The NewStandard ceased publishing on April 27, 2007.

Authorities Favored VIPs over Superdomeâ€TMs Desperate

Hotel Workers, Patrons Excused from Pre-Storm Evac Given Special Treatment

by Jessica Azulay

Rescue missions prioritized tourists and hotel employees, evacuating them first from the Superdome, then from a swank hotel, forsaking tens of thousands in worse circumstances in the process.

Sept. 4, 2005 – As thousands of New Orleans residents -- the vast majority of them poor and black -- waited for days in squalid and nightmarish conditions for rescue, authorities prioritized tourists and hotel guests for evacuation.

At the city’s Superdome, which housed tens of thousands of people since before Hurricane Katrina slammed the Gulf Coast Monday, people have been waiting for days to board buses taking refugees to more permanent and hospitable shelter in other cities. Conditions rapidly deteriorated in the stadium, which city authorities had opened and designated a "shelter of last resort" just hours before the storm struck.

With no electricity, plumbing, food or water, crowds had been forced to fend for themselves against hunger, thirst, sickness and violence.

On Friday, with thousands of the Superdome’s inhabitants still waiting for evacuation by bus, the National Guard ushered several hundred tourists and Hyatt hotel employees to the head of the line. The group had been holed up in the Hyatt in relatively humane conditions, at least compared to those at the Superdome. According to news reports, the group was moved from the Hyatt to make room for rescue workers and government officials, but instead of having to wait their turn in line to evacuate the city, the Hyatt guests and employees were provided transportation immediately.

"How does this work?" asked Howard Blue, who had been waiting in line to evacuate, the Associated Press reported Friday night. "They [are] clean, they are dry, they get out ahead of us?" According to the AP, National Guard soldiers prevented Blue and others from boarding buses while they assisted the "well-dressed" tourists with their bags and whisked them out of town.

In a press release, Hyatt confirmed that guest who had remained there during and after the hurricane had been relatively well provided for. "The approximately 900 guests that remained on the premises following Katrina's powerful blow -- primarily hotel staff and their families, officials, and those in emergency-related roles -- were safely relocated to the hotel's well-sheltered ballroom, exhibit hall areas and serviceable guest rooms where they were kept comfortable following the hurricane," reads the release. "A convoy of food and supplies provided by Hyatt hotels in Atlanta and Houston arrived at Hyatt Regency New Orleans on Wednesday of this week."

Food and supplies did not arrive at the Superdome until Friday night.

Also on Friday, a group of tourists were reportedly pre-emptively escorted by the National Guard out of the Superdome. A handful of Australians, who were among those provided with priority evacuation from the stadium, detailed their ordeal in interviews the Australian newspaper The Age.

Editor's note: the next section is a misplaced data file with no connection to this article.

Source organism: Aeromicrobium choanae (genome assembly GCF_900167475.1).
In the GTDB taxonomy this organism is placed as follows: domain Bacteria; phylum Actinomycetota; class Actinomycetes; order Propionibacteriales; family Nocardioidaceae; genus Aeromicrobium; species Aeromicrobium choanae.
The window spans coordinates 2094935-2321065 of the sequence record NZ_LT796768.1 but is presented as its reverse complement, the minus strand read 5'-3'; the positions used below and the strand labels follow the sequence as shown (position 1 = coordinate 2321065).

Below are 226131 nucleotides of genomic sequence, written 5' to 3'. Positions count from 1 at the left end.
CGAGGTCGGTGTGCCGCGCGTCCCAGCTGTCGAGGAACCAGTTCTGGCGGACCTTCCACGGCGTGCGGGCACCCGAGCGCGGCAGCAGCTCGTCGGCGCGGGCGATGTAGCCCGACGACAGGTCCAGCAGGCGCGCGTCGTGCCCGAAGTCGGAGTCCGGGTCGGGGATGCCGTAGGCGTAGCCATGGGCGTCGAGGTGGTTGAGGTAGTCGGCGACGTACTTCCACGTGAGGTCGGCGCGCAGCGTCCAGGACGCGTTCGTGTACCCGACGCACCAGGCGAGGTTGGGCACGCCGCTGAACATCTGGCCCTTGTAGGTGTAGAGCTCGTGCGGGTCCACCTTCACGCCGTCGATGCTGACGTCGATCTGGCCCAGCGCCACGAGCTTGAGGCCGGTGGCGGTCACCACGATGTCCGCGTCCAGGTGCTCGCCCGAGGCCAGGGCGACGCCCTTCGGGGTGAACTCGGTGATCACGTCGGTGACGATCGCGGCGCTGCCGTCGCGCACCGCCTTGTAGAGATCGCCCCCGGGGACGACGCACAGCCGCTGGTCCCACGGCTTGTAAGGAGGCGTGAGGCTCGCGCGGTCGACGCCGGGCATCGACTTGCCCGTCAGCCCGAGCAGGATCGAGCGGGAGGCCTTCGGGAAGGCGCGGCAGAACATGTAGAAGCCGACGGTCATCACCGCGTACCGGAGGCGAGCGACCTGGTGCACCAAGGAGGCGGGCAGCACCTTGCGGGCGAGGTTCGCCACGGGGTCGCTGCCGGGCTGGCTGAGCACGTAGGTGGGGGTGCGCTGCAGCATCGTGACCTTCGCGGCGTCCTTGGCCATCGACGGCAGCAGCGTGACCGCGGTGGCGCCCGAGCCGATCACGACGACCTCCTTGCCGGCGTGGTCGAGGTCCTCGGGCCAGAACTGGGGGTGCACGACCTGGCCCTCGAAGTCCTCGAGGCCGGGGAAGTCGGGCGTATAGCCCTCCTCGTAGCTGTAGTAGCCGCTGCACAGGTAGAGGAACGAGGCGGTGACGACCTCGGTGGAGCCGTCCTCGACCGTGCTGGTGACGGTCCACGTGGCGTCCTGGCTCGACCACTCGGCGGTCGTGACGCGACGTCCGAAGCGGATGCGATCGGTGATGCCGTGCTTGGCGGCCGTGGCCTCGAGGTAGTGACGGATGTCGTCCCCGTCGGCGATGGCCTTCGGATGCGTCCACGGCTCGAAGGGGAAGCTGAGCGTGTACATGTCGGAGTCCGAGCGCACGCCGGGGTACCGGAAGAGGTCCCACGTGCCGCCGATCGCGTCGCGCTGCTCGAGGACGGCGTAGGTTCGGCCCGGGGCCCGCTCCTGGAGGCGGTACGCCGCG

"It was somewhere between a disaster area full of refugees and a jail," said Anthony Hopes. "We knew we had to stick together. We were a minority group inside a stadium with 25,000 people."

Lisa van Grinsven told The Age, "We put all our luggage in the middle and the girls sat in the middle with the boys around the outside."

Hopes, van Grinsven and other tourists who were evacuated with them related the now-familiar story of conditions at the Superdome endured by all who sought refuge there: overflowing toilets, disgusting and unsanitary living conditions, desperation, sickness and death, lack of food, water and other basic necessities and sounds of violence and terror in the night.

Jamie Trout, who was among a group of British tourists, told the BBC that they were evacuated because of racial tension. "There was a lot of heat from the people in there, people shouting racial abuse about us being white," he said.

But rescuers gave the tourists priority over others who were isolated and alone, elderly and infirmed, infants and people with special needs.

When New Orleans Mayor Ray Nagin ordered a mandatory evacuation of the city the day before the hurricane struck, he exempted "essential personnel of operating hotels and their patrons" along with transportation and utility workers, hospital staff and their patients, law enforcement and prisoners.

Many tourists with the means to escape the storm-targeted city did not do so ahead of the storm. Meanwhile, New Orleans residents without means of transportation or money to pay for places to stay in other cities lacked choice in the matter: they could not evacuate.

An estimated 100,000 people in New Orleans were without personal transportation or were too sick or elderly to leave on their own, according to Brian Wolshon, who served as a consultant on the state's evacuation plan, in an interview with the New York Times. Over two-thirds of the city’s residents are black, and nearly 30 percent live below the poverty level.

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The NewStandard ceased publishing on April 27, 2007.


Jessica Azulay is a staff journalist.

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